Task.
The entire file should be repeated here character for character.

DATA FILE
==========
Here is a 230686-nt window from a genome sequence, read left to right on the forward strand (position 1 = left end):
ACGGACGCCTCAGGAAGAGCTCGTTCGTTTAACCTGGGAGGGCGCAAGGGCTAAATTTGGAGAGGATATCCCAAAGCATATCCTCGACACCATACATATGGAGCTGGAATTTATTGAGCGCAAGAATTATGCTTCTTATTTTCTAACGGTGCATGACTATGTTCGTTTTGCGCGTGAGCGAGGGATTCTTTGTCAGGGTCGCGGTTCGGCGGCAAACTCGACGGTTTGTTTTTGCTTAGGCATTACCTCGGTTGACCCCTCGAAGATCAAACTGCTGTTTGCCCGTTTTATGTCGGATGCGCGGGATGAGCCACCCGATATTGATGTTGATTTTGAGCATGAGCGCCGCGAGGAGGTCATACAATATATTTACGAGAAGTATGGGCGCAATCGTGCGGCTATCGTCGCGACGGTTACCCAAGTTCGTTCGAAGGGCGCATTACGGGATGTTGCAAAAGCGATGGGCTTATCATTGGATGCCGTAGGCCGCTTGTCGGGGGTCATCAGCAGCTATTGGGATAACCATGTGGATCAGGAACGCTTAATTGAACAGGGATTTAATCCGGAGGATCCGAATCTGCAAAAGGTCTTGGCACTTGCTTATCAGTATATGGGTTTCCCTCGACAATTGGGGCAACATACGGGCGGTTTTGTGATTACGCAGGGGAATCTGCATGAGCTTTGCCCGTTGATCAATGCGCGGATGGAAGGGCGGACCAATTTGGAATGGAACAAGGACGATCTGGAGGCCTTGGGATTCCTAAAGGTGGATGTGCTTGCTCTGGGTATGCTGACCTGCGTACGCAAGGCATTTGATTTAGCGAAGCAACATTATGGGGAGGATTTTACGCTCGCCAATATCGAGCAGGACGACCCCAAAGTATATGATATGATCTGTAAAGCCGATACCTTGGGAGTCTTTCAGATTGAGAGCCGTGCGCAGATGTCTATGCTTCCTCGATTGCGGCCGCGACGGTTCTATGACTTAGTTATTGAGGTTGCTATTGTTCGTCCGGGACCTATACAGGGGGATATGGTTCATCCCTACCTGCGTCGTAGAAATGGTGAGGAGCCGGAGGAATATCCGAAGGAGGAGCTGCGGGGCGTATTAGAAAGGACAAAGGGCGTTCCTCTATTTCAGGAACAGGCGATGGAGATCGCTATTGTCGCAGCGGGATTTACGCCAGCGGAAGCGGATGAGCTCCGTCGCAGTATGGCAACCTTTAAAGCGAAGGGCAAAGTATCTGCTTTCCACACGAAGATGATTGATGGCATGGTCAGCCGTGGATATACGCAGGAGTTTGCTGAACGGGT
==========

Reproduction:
Here is a 230686-nt window from a genome sequence, read left to right on the forward strand (position 1 = left end):
ACGGACGCCTCAGGAAGAGCTCGTTCGTTTAACCTGGGAGGGCGCAAGGGCTAAATTTGGAGAGGATATCCCAAAGCATATCCTCGACACCATACATATGGAGCTGGAATTTATTGAGCGCAAGAATTATGCTTCTTATTTTCTAACGGTGCATGACTATGTTCGTTTTGCGCGTGAGCGAGGGATTCTTTGTCAGGGTCGCGGTTCGGCGGCAAACTCGACGGTTTGTTTTTGCTTAGGCATTACCTCGGTTGACCCCTCGAAGATCAAACTGCTGTTTGCCCGTTTTATGTCGGATGCGCGGGATGAGCCACCCGATATTGATGTTGATTTTGAGCATGAGCGCCGCGAGGAGGTCATACAATATATTTACGAGAAGTATGGGCGCAATCGTGCGGCTATCGTCGCGACGGTTACCCAAGTTCGTTCGAAGGGCGCATTACGGGATGTTGCAAAAGCGATGGGCTTATCATTGGATGCCGTAGGCCGCTTGTCGGGGGTCATCAGCAGCTATTGGGATAACCATGTGGATCAGGAACGCTTAATTGAACAGGGATTTAATCCGGAGGATCCGAATCTGCAAAAGGTCTTGGCACTTGCTTATCAGTATATGGGTTTCCCTCGACAATTGGGGCAACATACGGGCGGTTTTGTGATTACGCAGGGGAATCTGCATGAGCTTTGCCCGTTGATCAATGCGCGGATGGAAGGGCGGACCAATTTGGAATGGAACAAGGACGATCTGGAGGCCTTGGGATTCCTAAAGGTGGATGTGCTTGCTCTGGGTATGCTGACCTGCGTACGCAAGGCATTTGATTTAGCGAAGCAACATTATGGGGAGGATTTTACGCTCGCCAATATCGAGCAGGACGACCCCAAAGTATATGATATGATCTGTAAAGCCGATACCTTGGGAGTCTTTCAGATTGAGAGCCGTGCGCAGATGTCTATGCTTCCTCGATTGCGGCCGCGACGGTTCTATGACTTAGTTATTGAGGTTGCTATTGTTCGTCCGGGACCTATACAGGGGGATATGGTTCATCCCTACCTGCGTCGTAGAAATGGTGAGGAGCCGGAGGAATATCCGAAGGAGGAGCTGCGGGGCGTATTAGAAAGGACAAAGGGCGTTCCTCTATTTCAGGAACAGGCGATGGAGATCGCTATTGTCGCAGCGGGATTTACGCCAGCGGAAGCGGATGAGCTCCGTCGCAGTATGGCAACCTTTAAAGCGAAGGGCAAAGTATCTGCTTTCCACACGAAGATGATTGATGGCATGGTCAGCCGTGGATATACGCAGGAGTTTGCTGAACGGGT